When planning for the middle grades classroom, often teachers feel that using picture books is too elementary for their students. In truth, however, "Picture books can bring the events an people to life for middle school students" (Billman, 2002). Picture books can be used for multiple purposes in the classroom including introducing, enhancing, and concluding a topic. In selecting picture books it is important that they relate well with the material and will help students master the concept being taught. According to Sunya Osborn some criteria for selecting picture books includes: mature themes, more complex illustrations than can be appreciated by younger readers, subtle meanings, two levels of meaning, and fiction versus non-fiction (2001). When selecting picture books for social studies it is important to select quality picture books because “Quality picture books, both fiction and nonfiction, can make historical periods and faraway lands come alive for students. … Students will relate to the lifelikecharacters … and form a reference point forunderstanding the more abstract historical and geographical concepts” (Miller, 1998, p. 380). The picture book selected for introducing the topic of propaganda in WWII does not directly relate to the war, but it gives students a reference point. By reading the story "Can I Keep Him?" students are able to take the abstract historical concept of wanting to persuade people's opinions and beliefs surrounding the war to trying to convince or persuade their parents to do what they want, such as letting them get a pet. Though it is a simple book, the "two level" meaning (a child's desire for a pet and the practice of persuasion) makes this an acceptable book. Furthermore, this book helps students make a connection between persuasion and political propaganda which follows the learning unit on WWII and connects with the North Carolina Essential Standard 7.H.2Understand the implications of global interactions. More information on the selected picture book for this unit can be found to the left.

Informational texts are important as they help build students' schemas, providing them with background knowledge. With background knowledge, students' reading comprehension improves (Hirsch, 2012). Furthermore, students are able to build their academic vocabulary. By using informational texts, students are able to build greater connections between materials. There are various strategies teachers can use to integrate informational texts into instruction including read alouds. Read alouds allow students to "experience whatfluent reading soundslike; theycanvisualize, andtheycan(withencouragement and support), connectwhat is beingread to what theyalreadyknow" (Falconer, 2015). When using informational texts such as the informational article on Dr. Seuss and his work as a political cartoonist, a read aloud can be used to link students' prior knowledge of Dr. Seuss and the new knowledge about his political involvement during WWII. The informational article is located to the right, and more information about the selection can be found to the left. In addition, a video with narration that explains Dr. Seuss's political side can be seen below.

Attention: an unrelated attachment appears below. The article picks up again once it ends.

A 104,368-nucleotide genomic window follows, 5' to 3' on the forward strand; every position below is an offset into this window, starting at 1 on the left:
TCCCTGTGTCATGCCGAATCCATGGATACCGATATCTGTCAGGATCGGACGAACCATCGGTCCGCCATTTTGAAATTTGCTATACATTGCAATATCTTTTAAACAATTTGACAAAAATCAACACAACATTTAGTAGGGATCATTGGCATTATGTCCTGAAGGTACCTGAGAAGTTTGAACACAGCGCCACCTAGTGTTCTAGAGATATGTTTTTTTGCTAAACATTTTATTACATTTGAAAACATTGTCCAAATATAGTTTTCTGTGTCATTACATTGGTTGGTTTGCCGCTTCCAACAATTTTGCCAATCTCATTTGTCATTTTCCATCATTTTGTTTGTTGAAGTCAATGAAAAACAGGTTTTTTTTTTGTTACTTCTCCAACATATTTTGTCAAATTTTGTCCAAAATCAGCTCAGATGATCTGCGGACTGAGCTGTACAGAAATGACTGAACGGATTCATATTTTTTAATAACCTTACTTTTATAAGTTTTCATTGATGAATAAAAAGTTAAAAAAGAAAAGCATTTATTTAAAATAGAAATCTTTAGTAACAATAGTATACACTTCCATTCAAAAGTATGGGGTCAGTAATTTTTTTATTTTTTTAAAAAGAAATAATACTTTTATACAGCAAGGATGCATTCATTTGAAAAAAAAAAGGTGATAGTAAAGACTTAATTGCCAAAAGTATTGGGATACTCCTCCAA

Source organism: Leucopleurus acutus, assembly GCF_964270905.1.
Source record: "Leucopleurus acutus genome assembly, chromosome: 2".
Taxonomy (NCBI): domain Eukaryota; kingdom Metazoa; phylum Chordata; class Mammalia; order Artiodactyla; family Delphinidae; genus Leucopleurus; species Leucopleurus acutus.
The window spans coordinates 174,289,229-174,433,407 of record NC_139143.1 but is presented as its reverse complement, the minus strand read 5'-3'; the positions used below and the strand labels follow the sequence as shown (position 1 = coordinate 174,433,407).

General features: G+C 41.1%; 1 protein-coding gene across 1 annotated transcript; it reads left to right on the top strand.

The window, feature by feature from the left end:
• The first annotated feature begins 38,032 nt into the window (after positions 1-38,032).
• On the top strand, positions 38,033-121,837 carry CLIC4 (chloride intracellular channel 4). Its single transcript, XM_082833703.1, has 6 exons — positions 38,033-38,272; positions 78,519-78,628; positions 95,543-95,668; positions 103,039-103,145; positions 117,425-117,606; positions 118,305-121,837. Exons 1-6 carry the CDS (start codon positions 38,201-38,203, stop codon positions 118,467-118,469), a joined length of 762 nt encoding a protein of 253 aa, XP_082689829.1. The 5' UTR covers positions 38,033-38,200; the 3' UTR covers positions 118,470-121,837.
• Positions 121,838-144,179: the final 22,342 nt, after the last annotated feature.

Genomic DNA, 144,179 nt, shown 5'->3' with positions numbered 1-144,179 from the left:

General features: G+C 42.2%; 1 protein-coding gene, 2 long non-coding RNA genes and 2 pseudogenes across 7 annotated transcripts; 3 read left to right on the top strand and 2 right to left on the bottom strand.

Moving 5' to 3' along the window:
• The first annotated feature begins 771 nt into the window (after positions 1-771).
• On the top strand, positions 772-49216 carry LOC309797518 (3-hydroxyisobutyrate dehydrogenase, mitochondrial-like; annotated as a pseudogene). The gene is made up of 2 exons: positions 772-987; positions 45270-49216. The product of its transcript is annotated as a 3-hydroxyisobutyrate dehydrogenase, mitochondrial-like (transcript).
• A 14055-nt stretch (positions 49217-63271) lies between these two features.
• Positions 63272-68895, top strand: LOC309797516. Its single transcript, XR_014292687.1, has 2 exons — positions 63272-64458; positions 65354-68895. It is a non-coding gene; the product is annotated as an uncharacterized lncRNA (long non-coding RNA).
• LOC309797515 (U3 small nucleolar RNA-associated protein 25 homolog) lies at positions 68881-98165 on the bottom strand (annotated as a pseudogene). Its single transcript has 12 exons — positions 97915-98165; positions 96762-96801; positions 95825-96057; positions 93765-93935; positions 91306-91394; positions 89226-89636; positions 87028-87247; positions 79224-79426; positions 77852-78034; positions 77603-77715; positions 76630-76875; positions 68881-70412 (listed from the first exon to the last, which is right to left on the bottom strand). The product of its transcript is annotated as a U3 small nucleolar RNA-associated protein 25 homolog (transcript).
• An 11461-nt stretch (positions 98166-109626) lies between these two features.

Why Visuals?

Visuals within instruction are a great strategy to help engage students in material and promote critical thinking. Visuals can be used in Visual Teaching Strategies, or VTS. The purpose of VTS is to help students "cultivate a willingness and ability to present their own ideas, while respecting and learning from the perspectives of their peers" (VTS, 2015).When exploring propaganda during WWII, teachers have numerous visuals they can choose to use within the unit. Using political cartoons by Dr. Seuss in conjunction with American propaganda posters is a great way to allow students to explore the goals of political propaganda and the modes for presenting the messages to the public. Over 200 of Dr. Seuss' political cartoons can be found in Richard Minear's Book "Dr. Seuss Goes to War." Several of Dr. Seuss' cartoons can also be found on the border of this Glog.

Why Web-Based Resources?

In the 21st century classroom, it is important to use a wide range of resources to meet the needs of today's students. Because of this, teachers should explore the multitude of resources available on the Internet. The Internet has videos, images, audio clips, and a variety of Web 2.0 tools such as Glogster, Prezi, WallWisher, etc. that shares information and promotes building background knowledge and academic vocabulary. By using a wide range of modalities to present information, more students have an opportunity to make connections and learn. Using video clips of cartoon propaganda that was intended to sway the general public's attitude towards the war and promote support of the war, such as Walt Disney's "The Thrifty Pig," can help students understand the purpose of propaganda during times of war, such as WWII.